Team USA will soon embark on a big challenge to face the best every country has to offer in the upcoming 2019 FIBA World Cup.
Less than two weeks before its start in Aug. 31, the Americans have plenty of positives, but also some concerns they should first clean up before taking on group play.
With a White vs. Blue scrimmage and a recent exhibition game against European powerhouse Spain in the books, there are some conclusions about the areas of improvement that USA Basketball must address in the next few days.
As it’s customary with young teams, a case of turnover-itis plagued the Americans against Spain, as it did a week before during their scrimmage in Las Vegas. Team USA had a whopping 23 turnovers against a physical Spanish team, a sign there had not been much progress made from a week earlier when White vs. Blue teams averaged 18.5 turnovers over a 40-minute game.
Doing the simple math results in a turnover nearly every two minutes — a costly situation when playing against sure-handed teams like Serbia, France, and others who rely on their play execution.
If these games weren’t enough, this turnover problem was also visible during their infamous scrimmage against a Jeff Van Gundy-led team, comprised of G League and overseas talent, one of two games the lost last week — this one below by the score of 36-17.
This iteration of Team USA missed cutters and desperately threw the ball out of chaotic situations, resulting in plenty of loose balls and strips the G-League-comprised team was more than happy to punish them for. A large part of that relies on this unit’s lack of chemistry, something head coach Gregg Popovich and team leader Kemba Walker have worked to fix over the next few weeks.
It’s tough to build the same camaraderie that other teams have built over the course of many years, but the Americans must force this process along in order to improve their synergy and hope that it brings in results with their offensive awareness and execution.
The U.S. out-rebounded Spain 42-20 in their latest game, which was a good sign after Popovich made defensive rebounding a point of emphasis early last week, but the team still has strides to make on that end, as it was the 6-foot-1 Walker who led the way with six rebounds.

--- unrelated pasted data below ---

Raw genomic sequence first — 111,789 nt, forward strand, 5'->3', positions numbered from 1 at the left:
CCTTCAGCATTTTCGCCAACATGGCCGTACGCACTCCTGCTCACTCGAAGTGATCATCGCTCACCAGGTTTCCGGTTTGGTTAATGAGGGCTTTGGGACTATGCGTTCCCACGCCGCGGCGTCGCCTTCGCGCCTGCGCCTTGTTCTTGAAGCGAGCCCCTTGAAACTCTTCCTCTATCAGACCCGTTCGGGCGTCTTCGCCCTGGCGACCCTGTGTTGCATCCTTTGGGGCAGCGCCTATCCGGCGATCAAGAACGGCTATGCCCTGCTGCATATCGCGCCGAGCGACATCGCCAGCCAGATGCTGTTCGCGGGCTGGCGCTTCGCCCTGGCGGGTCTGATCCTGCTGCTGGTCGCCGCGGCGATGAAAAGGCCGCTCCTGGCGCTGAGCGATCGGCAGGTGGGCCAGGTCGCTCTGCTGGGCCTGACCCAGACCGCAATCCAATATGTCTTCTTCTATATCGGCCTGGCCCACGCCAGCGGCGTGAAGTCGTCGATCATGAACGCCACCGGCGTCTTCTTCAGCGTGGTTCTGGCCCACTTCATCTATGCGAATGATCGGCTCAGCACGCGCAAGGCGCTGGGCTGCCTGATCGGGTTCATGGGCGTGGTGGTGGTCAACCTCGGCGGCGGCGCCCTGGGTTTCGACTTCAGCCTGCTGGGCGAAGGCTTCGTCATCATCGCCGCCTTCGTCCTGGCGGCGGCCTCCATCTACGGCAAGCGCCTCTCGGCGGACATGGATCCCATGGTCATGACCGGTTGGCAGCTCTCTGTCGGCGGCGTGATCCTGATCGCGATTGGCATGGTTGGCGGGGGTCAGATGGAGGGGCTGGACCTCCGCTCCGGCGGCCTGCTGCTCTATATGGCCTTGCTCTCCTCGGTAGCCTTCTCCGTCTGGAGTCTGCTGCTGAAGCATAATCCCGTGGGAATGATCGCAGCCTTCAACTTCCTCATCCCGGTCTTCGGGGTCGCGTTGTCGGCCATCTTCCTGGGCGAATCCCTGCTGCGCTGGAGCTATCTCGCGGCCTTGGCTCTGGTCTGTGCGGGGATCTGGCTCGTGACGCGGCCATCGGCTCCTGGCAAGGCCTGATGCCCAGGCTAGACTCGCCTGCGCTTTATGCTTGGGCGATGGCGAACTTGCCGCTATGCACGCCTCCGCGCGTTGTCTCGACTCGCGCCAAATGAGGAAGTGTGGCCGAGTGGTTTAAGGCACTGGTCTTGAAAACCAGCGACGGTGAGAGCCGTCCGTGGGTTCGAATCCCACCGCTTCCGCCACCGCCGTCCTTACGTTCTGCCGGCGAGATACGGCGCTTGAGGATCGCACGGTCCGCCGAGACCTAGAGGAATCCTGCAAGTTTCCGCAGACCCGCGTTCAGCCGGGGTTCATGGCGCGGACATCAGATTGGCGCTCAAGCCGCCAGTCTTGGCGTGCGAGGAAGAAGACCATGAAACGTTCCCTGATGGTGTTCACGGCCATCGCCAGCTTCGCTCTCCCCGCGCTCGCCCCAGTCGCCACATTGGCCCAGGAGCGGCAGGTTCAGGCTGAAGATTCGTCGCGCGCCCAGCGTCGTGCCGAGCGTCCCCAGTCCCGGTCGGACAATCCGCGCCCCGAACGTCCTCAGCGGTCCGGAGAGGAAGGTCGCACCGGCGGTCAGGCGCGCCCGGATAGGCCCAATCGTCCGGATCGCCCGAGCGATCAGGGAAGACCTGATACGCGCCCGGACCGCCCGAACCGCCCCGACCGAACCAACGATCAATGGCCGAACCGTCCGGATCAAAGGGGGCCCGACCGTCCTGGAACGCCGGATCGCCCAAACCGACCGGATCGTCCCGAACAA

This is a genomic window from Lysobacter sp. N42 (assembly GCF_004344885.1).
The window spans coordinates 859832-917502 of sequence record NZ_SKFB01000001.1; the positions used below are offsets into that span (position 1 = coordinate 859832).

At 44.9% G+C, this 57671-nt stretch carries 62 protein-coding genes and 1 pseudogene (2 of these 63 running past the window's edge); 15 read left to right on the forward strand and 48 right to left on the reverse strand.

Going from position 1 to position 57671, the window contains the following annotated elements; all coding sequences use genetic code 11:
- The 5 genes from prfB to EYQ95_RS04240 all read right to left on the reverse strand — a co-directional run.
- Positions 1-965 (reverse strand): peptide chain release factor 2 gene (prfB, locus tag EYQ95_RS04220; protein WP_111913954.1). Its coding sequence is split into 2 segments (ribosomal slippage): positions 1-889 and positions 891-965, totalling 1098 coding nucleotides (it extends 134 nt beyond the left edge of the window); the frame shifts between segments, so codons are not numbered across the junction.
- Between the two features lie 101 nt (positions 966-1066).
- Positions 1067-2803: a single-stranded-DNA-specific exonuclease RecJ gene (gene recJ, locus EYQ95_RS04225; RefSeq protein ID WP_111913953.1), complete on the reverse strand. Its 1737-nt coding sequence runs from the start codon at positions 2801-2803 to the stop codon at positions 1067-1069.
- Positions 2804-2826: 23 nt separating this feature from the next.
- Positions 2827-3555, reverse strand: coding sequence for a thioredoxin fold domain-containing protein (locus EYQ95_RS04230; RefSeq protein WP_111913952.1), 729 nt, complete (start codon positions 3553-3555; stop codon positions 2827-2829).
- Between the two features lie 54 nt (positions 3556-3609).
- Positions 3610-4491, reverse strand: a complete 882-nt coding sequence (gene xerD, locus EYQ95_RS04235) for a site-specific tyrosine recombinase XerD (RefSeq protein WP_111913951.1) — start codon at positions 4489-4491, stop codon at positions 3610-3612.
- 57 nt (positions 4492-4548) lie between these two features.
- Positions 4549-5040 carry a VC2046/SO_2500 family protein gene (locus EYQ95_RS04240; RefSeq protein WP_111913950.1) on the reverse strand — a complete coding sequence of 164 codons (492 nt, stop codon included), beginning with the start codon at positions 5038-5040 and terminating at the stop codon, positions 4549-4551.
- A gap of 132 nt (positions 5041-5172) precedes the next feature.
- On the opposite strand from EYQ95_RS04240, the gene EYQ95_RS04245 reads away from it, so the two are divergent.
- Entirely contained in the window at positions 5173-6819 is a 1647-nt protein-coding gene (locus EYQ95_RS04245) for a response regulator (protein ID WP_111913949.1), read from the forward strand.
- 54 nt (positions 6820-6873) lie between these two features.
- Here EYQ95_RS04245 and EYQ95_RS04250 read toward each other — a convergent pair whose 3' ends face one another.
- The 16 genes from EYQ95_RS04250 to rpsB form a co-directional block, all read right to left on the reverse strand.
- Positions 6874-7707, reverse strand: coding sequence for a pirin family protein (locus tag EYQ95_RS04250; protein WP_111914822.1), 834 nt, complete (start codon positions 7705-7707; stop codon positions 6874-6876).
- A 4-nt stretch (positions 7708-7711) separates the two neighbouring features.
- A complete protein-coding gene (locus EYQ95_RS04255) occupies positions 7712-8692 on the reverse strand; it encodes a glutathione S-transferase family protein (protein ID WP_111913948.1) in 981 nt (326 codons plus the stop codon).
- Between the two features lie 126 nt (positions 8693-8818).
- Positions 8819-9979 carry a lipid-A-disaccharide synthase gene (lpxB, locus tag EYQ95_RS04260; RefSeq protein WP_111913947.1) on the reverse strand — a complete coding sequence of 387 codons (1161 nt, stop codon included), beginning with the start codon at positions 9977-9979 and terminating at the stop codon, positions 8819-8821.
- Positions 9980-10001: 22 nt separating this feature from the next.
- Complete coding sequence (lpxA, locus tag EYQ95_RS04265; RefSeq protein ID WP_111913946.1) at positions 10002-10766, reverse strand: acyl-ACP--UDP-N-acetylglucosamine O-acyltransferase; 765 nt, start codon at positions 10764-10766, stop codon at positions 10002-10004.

Pop is counting on guys like Myles Turner and Brook Lopez to haul in some boards, considering that Andre Drummond, the NBA’s leading rebounder, decommited from the cause.
Guards are expected to pick up the slack in international play and Walker, Donovan Mitchell, and Joe Harris seem up for the challenge — but wings like Jayson Tatum, Kyle Kuzma, and Khris Middleton must be willing to chip in too.
Neither Turner nor Lopez have proved to be dominant rebounders over the course of their respective careers, so this will be a group effort — one that will need to be proven steady before facing teams that dominate the glass.
1. Defending 3-point shooters
Team USA looked particularly dominant against Spain, but the score doesn’t tell that same story. Part of why is because of how the team defended the 3-point line.
The Spanish buried 12 of their 25 3-point attempts, erasing a surreal 11-of-19 shooting night from beyond the arc by the Americans. It won’t take long until a team catches fire from distance on a night where the Americans struggle to hit, and that could make the difference between running away with a win and struggling to close out a game.
The U.S. led by as much as 18 points through the early portion of the fourth quarter against Spain, but wound up with only a nine-point win after the Spanish found shooters open to nail these looks.
Cleaning up that aspect should put Team USA in great position to contend for a gold medal, even after so many notable stars chose to pass up this opportunity.